So…What Went Wrong?
From the beginning, there were issues involving evidence collection. An important bloody fingerprint located on the gateway at Nicole Brown’s house was not properly collected and entered into the chain of custody when it was first located. Although it was documented in his notes by Detective Mark Fuhrman, one of the first to arrive on the scene, no further action was taken to secure it.
The detectives who took over Fuhrman’s shift apparently were never aware of the print and eventually it was lost or destroyed without ever being collected. Other items of evidence were also never logged or entered into the chain of custody, which gave the impression that sloppy forensic collection had been carried out at the scene.
The prosecution had expert witnesses who testified that the evidence was often mishandled. Photos were taken of critical evidence without scales in them to aid in measurement taking. Items were photographed without being labeled and logged, making it difficult, if not impossible, to link the photos to any specific area of the scene. Separate pieces of evidence were bagged together instead of separately, causing cross-contamination. Wet items were also packaged before allowing them to dry, causing critical changes in evidence. Police even used a blanket which came from inside the house to cover Nicole Brown’s body, contaminating the body and anything surrounding it. Beyond poor evidence collection techniques, sloppy maneuvering at the scene caused more bloody shoe prints to be left behind by LAPD than by the perpetrator.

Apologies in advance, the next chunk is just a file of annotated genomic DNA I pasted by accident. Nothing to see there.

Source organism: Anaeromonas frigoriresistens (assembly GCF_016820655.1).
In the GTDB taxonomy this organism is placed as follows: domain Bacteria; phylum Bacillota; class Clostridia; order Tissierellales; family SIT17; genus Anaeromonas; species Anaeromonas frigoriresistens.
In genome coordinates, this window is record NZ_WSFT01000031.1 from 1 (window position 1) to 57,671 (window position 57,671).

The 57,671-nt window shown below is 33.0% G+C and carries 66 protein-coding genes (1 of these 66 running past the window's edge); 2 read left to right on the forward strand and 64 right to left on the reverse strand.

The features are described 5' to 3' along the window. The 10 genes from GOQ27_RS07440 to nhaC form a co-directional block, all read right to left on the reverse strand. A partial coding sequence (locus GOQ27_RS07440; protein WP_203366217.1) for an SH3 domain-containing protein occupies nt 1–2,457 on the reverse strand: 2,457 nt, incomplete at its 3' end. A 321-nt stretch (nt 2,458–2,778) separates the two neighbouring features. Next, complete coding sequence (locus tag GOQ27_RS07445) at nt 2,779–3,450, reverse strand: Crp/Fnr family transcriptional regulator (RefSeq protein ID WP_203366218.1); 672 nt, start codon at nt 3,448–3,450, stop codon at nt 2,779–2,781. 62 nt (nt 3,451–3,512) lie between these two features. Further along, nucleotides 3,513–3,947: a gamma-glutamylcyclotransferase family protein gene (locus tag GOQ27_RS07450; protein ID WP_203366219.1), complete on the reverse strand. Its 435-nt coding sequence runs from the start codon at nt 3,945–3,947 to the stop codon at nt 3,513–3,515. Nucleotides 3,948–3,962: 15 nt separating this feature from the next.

Securing the Evidence
Throughout the investigation, there were issues with how evidence was secured. There was about 1.5 mL of O.J. Simpson’s blood assumed missing from a vial of evidence. The LAPD could not counter the idea of “lost blood” because there was no documentation of how much reference blood was taken from Simpson as evidence. The person who drew the blood could only guess he had taken 8 mL; only 6 mL could be accounted for by the LAPD.
To add to the problem, the blood was not immediately turned over as evidence but was carried around for several hours before it was entered into the chain of custody, allowing for speculation of when and how the 1.5 mL of blood may have disappeared.
The security of LAPD storage and labs was also brought under scrutiny when it was discovered that some pieces of evidence had been accessed and altered by unauthorized personnel. Simpson’s Bronco was entered at least twice by unauthorized personnel while in the impound yard; Nicole Simpson’s mother’s glasses had a lens go missing while it was in the LAPD facility.
A Question of Planted Evidence
Not only were there many claims that the evidence was mishandled in the police lab but there were also claims that evidence was planted at the crime scene. Because the police department did not have proper collection documents regarding Simpson’s blood, it was argued that the police planted Simpson’s missing blood on critical evidence and in critical areas of the murder scene.